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Why Luxury Retailers Love Airports

Luxury retail brands are busy opening stores in airports, eager to capitalize on a captive audience with ready money and a little time to kill.

Sydney Airport Terminal 1 shopping

The world's top fashion brands opened 33 new stores in airports between 2016 and 2018, The Wall Street Journal reports, citing data collected by Savills. The brands are following the money: Retail sales in airports rose by 7% in 2018, according to Bain & Co.

The trend dovetails with the increase in tourism around the world. The United Nations' World Tourism Organization reports that international tourist arrivals totaled more than 1.3 billion in 2018, up 7% from the year before, the largest increase in a decade.

Moreover, total international tourism spending gained 5% year-over-year in 2018. Airports are keen to get a slice of that pie by encouraging luxury retailers to locate in their facilities.

"We particularly need luxury retail, which is one of the key drivers of growth in the retail business — combining a brand narrative and experience with the significant price advantages of the duty-free area," Aeroporti di Roma General Manager Gianluca Littarru told Luxury Highlights, which is published by luxury goods company Kering.

Another strategy that luxury brands are pursuing to catch the attention of airport travelers involves pop-ups that offer a variety of experiences, such as whiskey tastings, fragrance samples and virtual reality demonstrations.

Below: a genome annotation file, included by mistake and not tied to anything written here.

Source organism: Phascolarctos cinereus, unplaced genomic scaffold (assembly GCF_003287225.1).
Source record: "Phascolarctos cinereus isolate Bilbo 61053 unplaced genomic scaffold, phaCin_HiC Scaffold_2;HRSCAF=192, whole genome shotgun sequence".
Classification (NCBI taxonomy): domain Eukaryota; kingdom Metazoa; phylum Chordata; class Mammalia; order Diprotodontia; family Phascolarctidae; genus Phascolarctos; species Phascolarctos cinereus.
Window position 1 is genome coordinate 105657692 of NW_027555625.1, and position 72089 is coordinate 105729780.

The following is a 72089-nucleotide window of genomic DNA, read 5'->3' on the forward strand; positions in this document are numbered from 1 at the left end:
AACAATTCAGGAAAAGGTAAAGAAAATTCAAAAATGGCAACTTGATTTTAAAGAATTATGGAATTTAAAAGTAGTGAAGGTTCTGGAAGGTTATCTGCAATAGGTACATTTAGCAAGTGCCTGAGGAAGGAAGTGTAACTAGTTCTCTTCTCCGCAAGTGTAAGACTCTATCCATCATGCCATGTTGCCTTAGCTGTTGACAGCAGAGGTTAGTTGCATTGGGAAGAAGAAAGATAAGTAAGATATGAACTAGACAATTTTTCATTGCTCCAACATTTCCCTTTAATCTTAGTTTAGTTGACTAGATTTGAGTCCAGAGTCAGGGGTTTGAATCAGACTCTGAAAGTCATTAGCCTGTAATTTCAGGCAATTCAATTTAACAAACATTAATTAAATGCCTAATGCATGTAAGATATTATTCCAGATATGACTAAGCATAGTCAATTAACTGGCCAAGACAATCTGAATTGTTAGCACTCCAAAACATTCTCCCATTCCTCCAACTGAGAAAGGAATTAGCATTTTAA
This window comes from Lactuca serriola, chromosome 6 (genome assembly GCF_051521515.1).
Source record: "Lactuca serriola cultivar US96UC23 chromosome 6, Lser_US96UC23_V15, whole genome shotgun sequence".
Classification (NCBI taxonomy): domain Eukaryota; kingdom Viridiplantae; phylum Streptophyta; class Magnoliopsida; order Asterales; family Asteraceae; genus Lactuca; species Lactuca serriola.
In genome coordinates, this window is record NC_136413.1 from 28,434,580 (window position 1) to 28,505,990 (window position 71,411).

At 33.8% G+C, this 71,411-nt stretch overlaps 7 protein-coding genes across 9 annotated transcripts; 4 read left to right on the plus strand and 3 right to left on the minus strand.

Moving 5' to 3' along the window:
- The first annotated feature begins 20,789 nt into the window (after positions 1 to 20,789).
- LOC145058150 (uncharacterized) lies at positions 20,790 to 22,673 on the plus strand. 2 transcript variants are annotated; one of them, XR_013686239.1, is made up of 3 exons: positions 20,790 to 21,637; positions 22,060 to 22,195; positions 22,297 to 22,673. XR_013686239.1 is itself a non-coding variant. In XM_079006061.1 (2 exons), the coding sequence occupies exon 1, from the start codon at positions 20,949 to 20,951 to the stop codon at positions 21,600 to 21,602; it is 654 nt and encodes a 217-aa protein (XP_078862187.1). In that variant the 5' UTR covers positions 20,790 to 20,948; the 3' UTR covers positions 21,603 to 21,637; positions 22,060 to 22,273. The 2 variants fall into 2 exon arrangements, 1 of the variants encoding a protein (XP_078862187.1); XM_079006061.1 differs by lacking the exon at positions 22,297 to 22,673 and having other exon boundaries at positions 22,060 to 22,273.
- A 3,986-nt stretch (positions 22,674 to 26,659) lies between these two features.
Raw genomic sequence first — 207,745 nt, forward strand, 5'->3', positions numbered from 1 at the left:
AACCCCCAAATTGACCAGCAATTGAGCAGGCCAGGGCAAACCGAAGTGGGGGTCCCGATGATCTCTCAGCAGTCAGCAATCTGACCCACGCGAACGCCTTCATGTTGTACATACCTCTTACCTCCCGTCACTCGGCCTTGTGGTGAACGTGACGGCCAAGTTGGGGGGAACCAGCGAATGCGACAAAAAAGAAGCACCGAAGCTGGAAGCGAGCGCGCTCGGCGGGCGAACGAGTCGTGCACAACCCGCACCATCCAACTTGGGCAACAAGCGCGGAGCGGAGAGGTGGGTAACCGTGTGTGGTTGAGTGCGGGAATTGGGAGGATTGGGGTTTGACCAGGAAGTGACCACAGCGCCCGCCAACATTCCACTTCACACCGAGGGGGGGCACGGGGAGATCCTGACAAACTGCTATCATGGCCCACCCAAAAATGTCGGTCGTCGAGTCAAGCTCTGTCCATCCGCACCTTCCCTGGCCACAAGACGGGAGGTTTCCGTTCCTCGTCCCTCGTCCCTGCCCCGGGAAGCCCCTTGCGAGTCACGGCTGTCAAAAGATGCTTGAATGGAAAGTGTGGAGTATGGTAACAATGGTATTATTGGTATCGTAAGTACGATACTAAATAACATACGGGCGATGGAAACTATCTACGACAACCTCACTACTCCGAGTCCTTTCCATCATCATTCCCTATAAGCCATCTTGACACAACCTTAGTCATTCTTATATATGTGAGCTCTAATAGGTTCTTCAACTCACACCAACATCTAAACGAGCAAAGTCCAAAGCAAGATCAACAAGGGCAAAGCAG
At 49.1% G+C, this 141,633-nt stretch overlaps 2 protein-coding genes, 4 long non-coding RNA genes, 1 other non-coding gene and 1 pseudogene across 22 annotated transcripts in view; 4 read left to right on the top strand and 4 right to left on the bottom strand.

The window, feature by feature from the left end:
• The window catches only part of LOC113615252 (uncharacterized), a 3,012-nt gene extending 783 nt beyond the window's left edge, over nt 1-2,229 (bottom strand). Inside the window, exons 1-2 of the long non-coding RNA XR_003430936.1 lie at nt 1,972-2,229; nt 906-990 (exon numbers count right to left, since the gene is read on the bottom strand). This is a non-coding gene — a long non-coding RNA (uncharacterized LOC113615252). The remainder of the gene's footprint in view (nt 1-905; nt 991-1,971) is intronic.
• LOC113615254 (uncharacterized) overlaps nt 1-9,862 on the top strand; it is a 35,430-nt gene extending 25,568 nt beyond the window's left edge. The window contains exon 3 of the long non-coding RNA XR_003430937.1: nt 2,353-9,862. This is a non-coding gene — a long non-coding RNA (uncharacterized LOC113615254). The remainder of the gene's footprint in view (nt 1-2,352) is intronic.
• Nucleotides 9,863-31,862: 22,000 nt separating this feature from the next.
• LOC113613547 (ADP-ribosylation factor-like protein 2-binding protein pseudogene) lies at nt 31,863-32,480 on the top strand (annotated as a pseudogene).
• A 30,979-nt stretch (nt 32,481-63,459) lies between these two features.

One recent example: a Tiffany & Co. pop-up at New York's JFK Airport, whose distinctive blue box drew attention to the retailer's new fragrance, Tiffany Eau de Parfum.

“Shopping has always been a big part of the travel experience, and now retailers and food and beverage companies alike are finding ways to capitalize on the captive audience waiting for their flights," Michael Hirschfeld, JLL's National Retail Tenant Services Group co-lead, wrote in JLL's Real Views.

Experience-driven pop-ups are likely to remain a core strategy for launching new products and building brands, Hirschfeld said. Some airport pop-ups are quite specific in their target audience. 

Last summer, Jing Daily reports, Saint Laurent Beauté launched a pop-up store at Los Angeles International Airport specifically for Chinese travelers. Among other things, the event kicking off the pop-up featured a place to customize one’s YSL lipstick with stickers and an engraving service.